Our oldest daughter, who lives out-of-state, earned her Doctoral degree in Pharmacy. While the majority of her classmates entered the workforce after graduation, our daughter applied for a clinical pharmacy residency program.
We were very excited when she was selected!
The residency program was a wonderful experience for our daughter. During the program, she had the opportunity to expand her skills and competence in providing pharmaceutical care to patients.
Over the course of the residency year, our daughter worked in various hospital settings. She worked with senior personnel in each department. While our daughter enjoyed her residency, it was challenging work, requiring her to work nights and weekends.
To successfully complete her program, our daughter chose to make several trade-offs. The first trade-off was her salary. As a resident, she traded a lower salary for the opportunity to expand her skill set. She adjusted her television viewing habits, rescheduled family celebrations, and shifted household chores to other family members.
For our daughter to achieve her goals, she gave up items of lesser value for items of greater value. Our daughter successfully completed her residency in clinical pharmacy. Her trade-offs helped her achieve success.
Joseph George said, “every time you make a decision, you are also making a trade-off.”
How do you know what to trade-off? Try this activity to collect information that will help guide your decision process.
Over the next two weeks, record all of your daily activities on your calendar. For example, gym: 5:30pm to 6:30pm; TV: 8:00pm to 10:00pm; etc. At the end of the two-week period, you will have adequate to guide your “trade-off” decision making process.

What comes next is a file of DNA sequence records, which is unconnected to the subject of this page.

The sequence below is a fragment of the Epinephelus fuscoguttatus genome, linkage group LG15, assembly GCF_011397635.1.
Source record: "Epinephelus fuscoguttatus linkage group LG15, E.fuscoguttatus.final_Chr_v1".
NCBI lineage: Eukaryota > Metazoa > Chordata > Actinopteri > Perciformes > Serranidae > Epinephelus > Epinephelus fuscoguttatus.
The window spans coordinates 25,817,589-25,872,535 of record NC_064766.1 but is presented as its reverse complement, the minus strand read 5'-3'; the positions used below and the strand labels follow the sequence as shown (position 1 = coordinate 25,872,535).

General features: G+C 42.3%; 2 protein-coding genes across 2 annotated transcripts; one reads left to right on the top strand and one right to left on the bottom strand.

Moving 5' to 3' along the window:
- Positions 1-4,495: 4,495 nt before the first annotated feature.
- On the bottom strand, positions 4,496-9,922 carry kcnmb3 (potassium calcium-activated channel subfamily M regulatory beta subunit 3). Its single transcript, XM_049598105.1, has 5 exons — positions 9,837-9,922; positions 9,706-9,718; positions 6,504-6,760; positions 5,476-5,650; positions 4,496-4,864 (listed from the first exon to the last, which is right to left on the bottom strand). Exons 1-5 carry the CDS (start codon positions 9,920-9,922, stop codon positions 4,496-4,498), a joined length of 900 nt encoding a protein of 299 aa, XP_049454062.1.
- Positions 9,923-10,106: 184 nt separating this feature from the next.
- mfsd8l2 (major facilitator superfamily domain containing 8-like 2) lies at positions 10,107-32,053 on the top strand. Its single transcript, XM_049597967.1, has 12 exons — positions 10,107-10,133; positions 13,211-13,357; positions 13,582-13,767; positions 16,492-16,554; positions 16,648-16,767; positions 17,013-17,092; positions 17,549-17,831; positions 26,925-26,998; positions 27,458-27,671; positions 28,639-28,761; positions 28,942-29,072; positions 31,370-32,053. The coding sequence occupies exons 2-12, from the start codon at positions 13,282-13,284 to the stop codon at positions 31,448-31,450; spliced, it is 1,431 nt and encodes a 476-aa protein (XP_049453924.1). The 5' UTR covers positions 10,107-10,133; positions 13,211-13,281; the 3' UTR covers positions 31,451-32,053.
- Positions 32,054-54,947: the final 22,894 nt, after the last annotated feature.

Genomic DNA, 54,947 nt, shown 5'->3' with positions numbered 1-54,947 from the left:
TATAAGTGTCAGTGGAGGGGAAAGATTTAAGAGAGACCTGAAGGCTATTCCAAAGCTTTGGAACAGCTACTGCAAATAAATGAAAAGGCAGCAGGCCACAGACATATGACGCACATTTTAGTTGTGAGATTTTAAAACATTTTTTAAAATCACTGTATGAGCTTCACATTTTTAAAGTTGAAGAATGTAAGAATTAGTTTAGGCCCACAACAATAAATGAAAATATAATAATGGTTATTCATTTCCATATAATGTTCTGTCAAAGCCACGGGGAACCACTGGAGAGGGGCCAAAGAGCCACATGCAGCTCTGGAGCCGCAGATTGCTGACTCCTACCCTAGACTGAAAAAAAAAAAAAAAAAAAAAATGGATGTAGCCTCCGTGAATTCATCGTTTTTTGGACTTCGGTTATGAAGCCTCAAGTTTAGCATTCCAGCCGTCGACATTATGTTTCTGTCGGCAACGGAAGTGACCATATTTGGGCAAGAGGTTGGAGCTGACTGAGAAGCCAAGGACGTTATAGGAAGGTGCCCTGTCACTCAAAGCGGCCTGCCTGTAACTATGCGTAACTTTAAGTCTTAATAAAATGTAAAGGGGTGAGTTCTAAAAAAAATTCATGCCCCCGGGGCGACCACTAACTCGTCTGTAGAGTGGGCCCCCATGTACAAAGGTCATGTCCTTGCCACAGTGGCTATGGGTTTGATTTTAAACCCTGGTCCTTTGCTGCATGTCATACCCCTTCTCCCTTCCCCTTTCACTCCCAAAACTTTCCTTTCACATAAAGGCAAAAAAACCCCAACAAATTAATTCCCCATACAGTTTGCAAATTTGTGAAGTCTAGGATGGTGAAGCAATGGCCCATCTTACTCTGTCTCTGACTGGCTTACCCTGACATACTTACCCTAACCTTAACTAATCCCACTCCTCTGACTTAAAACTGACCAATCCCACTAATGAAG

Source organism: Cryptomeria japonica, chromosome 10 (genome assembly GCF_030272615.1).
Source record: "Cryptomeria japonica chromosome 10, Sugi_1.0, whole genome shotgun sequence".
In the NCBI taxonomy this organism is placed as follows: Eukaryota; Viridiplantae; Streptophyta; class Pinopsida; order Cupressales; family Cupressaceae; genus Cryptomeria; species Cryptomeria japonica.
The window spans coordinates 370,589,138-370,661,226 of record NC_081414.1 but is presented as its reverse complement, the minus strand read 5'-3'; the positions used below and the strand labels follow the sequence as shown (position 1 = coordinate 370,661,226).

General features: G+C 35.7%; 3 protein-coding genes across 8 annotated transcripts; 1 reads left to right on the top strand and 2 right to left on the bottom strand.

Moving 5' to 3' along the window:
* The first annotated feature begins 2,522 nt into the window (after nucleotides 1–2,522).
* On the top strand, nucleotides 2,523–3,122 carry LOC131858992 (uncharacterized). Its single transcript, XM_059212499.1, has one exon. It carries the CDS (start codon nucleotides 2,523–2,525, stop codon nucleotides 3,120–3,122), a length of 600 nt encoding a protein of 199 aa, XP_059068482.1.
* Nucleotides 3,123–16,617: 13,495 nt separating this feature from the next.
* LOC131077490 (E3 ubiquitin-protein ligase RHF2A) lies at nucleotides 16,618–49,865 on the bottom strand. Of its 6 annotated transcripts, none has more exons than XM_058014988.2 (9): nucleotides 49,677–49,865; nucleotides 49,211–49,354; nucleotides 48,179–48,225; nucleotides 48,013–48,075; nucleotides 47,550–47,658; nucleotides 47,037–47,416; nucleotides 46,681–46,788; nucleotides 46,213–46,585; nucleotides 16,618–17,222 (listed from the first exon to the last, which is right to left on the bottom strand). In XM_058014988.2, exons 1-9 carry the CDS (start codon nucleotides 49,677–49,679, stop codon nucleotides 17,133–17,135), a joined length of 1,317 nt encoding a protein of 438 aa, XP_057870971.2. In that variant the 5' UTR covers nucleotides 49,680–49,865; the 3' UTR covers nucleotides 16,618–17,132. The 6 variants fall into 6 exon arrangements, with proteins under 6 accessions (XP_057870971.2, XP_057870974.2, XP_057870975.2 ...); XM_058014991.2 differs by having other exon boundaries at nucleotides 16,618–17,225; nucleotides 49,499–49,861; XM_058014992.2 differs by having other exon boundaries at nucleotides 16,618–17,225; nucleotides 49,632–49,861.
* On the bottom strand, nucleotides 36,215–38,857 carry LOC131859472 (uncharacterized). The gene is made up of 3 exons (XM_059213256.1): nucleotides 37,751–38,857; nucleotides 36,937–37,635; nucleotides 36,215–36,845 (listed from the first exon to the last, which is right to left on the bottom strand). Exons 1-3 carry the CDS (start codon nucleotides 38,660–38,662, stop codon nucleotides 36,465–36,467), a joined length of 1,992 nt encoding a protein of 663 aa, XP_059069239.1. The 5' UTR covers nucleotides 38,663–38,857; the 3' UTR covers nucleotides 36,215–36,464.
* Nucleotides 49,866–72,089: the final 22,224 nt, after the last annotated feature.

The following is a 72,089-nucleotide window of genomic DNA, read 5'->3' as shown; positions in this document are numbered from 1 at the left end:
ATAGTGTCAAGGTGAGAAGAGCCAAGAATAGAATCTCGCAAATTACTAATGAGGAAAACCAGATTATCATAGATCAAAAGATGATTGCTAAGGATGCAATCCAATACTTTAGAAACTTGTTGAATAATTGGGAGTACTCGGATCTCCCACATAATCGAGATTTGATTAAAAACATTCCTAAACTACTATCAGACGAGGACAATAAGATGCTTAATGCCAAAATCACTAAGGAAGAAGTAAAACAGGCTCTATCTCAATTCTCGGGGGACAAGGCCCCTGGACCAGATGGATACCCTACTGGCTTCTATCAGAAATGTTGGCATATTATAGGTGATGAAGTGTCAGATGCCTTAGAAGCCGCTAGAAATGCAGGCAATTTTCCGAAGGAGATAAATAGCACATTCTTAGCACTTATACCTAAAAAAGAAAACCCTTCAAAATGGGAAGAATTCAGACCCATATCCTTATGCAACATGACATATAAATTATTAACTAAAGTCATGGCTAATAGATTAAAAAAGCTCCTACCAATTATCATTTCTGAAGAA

Now you are in the chair, what do you need to give up or stop doing to achieve the greatest return? What “trade-offs” do you need to make?
In his book, What Got You Here Won’t Get You There: How Successful People Become Even More Successful!, Marshall Goldsmith reminds us that our previous success can prevent us from achieving more success. Why? Because change is constant!
Your position may require you to work evenings and weekends, or travel. Therefore, your trade-offs must align with your new responsibilities. Based on organizational needs, you will need to adjust the way you work.
As you decide what trade-offs you will make, don’t forget to keep your non-negotiable priorities at the forefront of your choices.
Leaders make trade-offs every day to accomplish their goals. As we align our priorities, we must decide which items to trade-off.
What are you willing to trade-off to achieve your goals?
Dr. Kim Moore, guiding YOU to lead with confidence!
Dr. Kim Moore
Enter your first name and email address for FREE leadership guidance!